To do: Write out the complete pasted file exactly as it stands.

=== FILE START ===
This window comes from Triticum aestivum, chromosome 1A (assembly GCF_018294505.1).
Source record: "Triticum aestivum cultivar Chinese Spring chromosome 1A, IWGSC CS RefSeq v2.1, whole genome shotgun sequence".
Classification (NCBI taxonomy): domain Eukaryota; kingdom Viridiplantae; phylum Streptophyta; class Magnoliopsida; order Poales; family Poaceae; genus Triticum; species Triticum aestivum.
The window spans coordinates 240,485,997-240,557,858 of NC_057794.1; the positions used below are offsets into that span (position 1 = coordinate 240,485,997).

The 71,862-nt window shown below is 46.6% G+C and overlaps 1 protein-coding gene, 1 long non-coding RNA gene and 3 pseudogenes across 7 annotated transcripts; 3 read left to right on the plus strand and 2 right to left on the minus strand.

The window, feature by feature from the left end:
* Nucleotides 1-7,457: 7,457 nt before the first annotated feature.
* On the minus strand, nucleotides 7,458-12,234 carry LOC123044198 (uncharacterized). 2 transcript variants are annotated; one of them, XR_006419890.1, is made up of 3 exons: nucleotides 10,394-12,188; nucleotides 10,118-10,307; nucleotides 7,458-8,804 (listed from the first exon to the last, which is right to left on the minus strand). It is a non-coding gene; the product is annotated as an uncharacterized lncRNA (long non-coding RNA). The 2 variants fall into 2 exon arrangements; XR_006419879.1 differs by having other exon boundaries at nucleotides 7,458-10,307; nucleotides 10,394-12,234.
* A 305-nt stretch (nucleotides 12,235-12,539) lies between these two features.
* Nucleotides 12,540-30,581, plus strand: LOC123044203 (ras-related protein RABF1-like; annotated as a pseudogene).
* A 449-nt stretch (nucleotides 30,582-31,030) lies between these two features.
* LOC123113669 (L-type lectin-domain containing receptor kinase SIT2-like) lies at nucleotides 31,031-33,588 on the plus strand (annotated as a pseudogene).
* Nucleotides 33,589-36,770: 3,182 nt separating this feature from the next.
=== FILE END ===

This window comes from Triticum aestivum, chromosome 1A (assembly GCF_018294505.1).
Source record: "Triticum aestivum cultivar Chinese Spring chromosome 1A, IWGSC CS RefSeq v2.1, whole genome shotgun sequence".
Classification (NCBI taxonomy): domain Eukaryota; kingdom Viridiplantae; phylum Streptophyta; class Magnoliopsida; order Poales; family Poaceae; genus Triticum; species Triticum aestivum.
The window spans coordinates 240,485,997-240,557,858 of NC_057794.1; the positions used below are offsets into that span (position 1 = coordinate 240,485,997).

The 71,862-nt window shown below is 46.6% G+C and overlaps 1 protein-coding gene, 1 long non-coding RNA gene and 3 pseudogenes across 7 annotated transcripts; 3 read left to right on the plus strand and 2 right to left on the minus strand.

The window, feature by feature from the left end:
* Nucleotides 1-7,457: 7,457 nt before the first annotated feature.
* On the minus strand, nucleotides 7,458-12,234 carry LOC123044198 (uncharacterized). 2 transcript variants are annotated; one of them, XR_006419890.1, is made up of 3 exons: nucleotides 10,394-12,188; nucleotides 10,118-10,307; nucleotides 7,458-8,804 (listed from the first exon to the last, which is right to left on the minus strand). It is a non-coding gene; the product is annotated as an uncharacterized lncRNA (long non-coding RNA). The 2 variants fall into 2 exon arrangements; XR_006419879.1 differs by having other exon boundaries at nucleotides 7,458-10,307; nucleotides 10,394-12,234.
* A 305-nt stretch (nucleotides 12,235-12,539) lies between these two features.
* Nucleotides 12,540-30,581, plus strand: LOC123044203 (ras-related protein RABF1-like; annotated as a pseudogene).
* A 449-nt stretch (nucleotides 30,582-31,030) lies between these two features.
* LOC123113669 (L-type lectin-domain containing receptor kinase SIT2-like) lies at nucleotides 31,031-33,588 on the plus strand (annotated as a pseudogene).
* Nucleotides 33,589-36,770: 3,182 nt separating this feature from the next.